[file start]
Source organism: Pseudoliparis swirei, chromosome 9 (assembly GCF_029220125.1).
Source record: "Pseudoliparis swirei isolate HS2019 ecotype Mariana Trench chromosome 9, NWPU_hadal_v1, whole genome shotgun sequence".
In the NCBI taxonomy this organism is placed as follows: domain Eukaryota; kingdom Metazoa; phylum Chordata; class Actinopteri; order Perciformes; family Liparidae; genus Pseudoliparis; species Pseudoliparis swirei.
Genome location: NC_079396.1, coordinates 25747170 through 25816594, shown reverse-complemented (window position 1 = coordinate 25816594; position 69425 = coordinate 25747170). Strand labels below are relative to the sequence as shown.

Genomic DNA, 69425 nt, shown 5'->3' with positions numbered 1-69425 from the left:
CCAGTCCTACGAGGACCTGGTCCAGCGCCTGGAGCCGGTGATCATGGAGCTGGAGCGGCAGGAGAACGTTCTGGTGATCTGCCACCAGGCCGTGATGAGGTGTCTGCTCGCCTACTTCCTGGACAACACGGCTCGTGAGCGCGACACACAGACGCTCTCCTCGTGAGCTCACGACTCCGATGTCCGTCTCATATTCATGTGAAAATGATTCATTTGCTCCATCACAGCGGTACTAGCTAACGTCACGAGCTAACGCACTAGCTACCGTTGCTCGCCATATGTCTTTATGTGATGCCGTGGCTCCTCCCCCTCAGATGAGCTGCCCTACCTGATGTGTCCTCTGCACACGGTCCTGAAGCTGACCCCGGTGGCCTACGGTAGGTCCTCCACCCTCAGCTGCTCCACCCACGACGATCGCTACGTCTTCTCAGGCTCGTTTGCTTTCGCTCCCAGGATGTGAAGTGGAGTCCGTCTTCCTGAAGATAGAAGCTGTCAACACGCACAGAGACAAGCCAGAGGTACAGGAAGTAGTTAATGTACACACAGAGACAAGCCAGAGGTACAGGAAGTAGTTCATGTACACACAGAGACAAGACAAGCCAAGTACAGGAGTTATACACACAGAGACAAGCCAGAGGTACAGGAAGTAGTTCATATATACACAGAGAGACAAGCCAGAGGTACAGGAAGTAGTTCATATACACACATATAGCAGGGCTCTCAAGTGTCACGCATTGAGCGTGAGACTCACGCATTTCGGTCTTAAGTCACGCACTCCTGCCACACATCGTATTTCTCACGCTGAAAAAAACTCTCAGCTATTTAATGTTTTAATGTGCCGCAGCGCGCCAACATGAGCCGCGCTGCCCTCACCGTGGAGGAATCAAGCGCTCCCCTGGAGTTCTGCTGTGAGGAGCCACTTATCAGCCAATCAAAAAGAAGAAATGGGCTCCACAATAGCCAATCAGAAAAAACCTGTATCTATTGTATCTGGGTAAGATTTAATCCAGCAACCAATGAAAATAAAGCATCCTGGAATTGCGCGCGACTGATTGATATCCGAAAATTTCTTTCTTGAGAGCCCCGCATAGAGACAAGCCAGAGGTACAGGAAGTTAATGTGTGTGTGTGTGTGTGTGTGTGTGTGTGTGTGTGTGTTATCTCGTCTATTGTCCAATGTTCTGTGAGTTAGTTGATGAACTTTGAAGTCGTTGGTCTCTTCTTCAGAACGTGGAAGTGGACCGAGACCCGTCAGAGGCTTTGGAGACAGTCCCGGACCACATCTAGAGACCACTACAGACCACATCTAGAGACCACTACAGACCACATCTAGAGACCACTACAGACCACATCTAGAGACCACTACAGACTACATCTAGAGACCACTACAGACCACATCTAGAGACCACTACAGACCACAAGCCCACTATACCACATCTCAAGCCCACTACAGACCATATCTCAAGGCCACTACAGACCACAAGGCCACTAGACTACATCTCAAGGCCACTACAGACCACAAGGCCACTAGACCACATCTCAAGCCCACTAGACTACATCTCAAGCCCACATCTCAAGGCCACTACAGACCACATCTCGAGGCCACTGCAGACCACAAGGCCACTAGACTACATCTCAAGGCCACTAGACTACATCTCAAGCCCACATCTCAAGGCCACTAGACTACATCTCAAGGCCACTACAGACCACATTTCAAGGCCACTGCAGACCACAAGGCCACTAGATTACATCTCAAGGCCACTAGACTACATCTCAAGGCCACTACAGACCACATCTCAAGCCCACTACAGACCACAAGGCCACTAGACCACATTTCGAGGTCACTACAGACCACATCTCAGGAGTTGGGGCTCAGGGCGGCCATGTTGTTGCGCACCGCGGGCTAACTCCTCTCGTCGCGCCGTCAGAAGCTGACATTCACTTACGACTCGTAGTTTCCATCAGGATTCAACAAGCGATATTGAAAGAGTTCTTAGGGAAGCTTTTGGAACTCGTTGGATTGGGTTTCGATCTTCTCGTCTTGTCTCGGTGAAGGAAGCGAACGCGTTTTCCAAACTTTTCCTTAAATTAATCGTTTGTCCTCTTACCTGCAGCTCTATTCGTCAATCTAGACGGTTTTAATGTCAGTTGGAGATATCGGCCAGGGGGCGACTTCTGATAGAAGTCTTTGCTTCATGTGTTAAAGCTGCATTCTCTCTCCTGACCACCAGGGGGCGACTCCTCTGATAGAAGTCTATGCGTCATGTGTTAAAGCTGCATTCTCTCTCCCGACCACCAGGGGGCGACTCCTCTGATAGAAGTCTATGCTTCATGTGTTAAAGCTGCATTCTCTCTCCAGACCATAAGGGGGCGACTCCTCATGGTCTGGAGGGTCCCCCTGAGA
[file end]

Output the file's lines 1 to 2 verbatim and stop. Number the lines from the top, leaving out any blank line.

Source organism: Pseudoliparis swirei, chromosome 9 (assembly GCF_029220125.1).
Source record: "Pseudoliparis swirei isolate HS2019 ecotype Mariana Trench chromosome 9, NWPU_hadal_v1, whole genome shotgun sequence".